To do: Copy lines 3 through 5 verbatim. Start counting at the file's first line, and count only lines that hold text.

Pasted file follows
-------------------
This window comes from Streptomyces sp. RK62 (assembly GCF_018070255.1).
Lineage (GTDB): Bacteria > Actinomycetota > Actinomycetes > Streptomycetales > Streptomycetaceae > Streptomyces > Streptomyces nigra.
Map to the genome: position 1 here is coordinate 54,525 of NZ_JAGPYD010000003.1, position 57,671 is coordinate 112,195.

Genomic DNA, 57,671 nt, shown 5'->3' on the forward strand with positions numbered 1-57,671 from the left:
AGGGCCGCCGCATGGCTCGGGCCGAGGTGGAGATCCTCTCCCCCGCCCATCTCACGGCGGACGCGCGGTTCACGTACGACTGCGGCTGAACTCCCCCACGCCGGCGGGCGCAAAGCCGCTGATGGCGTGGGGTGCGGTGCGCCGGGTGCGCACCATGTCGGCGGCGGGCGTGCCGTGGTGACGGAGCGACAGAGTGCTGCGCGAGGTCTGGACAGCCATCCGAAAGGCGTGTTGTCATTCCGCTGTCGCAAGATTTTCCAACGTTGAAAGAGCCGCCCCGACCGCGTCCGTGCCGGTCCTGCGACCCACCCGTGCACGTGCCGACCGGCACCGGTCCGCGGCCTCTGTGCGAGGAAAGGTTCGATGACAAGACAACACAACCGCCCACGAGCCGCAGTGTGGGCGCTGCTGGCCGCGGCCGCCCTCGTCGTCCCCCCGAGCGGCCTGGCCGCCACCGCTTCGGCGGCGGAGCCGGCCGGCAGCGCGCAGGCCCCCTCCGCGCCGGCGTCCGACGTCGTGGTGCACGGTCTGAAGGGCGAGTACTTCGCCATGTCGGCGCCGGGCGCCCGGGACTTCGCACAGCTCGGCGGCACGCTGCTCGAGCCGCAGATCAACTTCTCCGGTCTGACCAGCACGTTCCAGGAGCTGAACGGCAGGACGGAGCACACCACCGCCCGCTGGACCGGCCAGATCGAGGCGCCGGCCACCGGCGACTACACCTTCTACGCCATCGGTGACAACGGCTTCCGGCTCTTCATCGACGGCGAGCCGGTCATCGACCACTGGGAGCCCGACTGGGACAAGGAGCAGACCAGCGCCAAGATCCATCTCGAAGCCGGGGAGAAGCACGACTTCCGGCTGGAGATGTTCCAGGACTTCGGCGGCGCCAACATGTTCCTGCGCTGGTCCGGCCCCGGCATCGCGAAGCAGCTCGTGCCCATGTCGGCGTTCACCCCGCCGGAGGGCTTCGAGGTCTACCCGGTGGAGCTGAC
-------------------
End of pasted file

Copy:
Map to the genome: position 1 here is coordinate 54,525 of NZ_JAGPYD010000003.1, position 57,671 is coordinate 112,195.

Genomic DNA, 57,671 nt, shown 5'->3' on the forward strand with positions numbered 1-57,671 from the left:
AGGGCCGCCGCATGGCTCGGGCCGAGGTGGAGATCCTCTCCCCCGCCCATCTCACGGCGGACGCGCGGTTCACGTACGACTGCGGCTGAACTCCCCCACGCCGGCGGGCGCAAAGCCGCTGATGGCGTGGGGTGCGGTGCGCCGGGTGCGCACCATGTCGGCGGCGGGCGTGCCGTGGTGACGGAGCGACAGAGTGCTGCGCGAGGTCTGGACAGCCATCCGAAAGGCGTGTTGTCATTCCGCTGTCGCAAGATTTTCCAACGTTGAAAGAGCCGCCCCGACCGCGTCCGTGCCGGTCCTGCGACCCACCCGTGCACGTGCCGACCGGCACCGGTCCGCGGCCTCTGTGCGAGGAAAGGTTCGATGACAAGACAACACAACCGCCCACGAGCCGCAGTGTGGGCGCTGCTGGCCGCGGCCGCCCTCGTCGTCCCCCCGAGCGGCCTGGCCGCCACCGCTTCGGCGGCGGAGCCGGCCGGCAGCGCGCAGGCCCCCTCCGCGCCGGCGTCCGACGTCGTGGTGCACGGTCTGAAGGGCGAGTACTTCGCCATGTCGGCGCCGGGCGCCCGGGACTTCGCACAGCTCGGCGGCACGCTGCTCGAGCCGCAGATCAACTTCTCCGGTCTGACCAGCACGTTCCAGGAGCTGAACGGCAGGACGGAGCACACCACCGCCCGCTGGACCGGCCAGATCGAGGCGCCGGCCACCGGCGACTACACCTTCTACGCCATCGGTGACAACGGCTTCCGGCTCTTCATCGACGGCGAGCCGGTCATCGACCACTGGGAGCCCGACTGGGACAAGGAGCAGACCAGCGCCAAGATCCATCTCGAAGCCGGGGAGAAGCACGACTTCCGGCTGGAGATGTTCCAGGACTTCGGCGGCGCCAACATGTTCCTGCGCTGGTCCGGCCCCGGCATCGCGAAGCAGCTCGTGCCCATGTCGGCGTTCACCCCGCCGGAGGGCTTCGAGGTCTACCCGGTGGAGCTGAC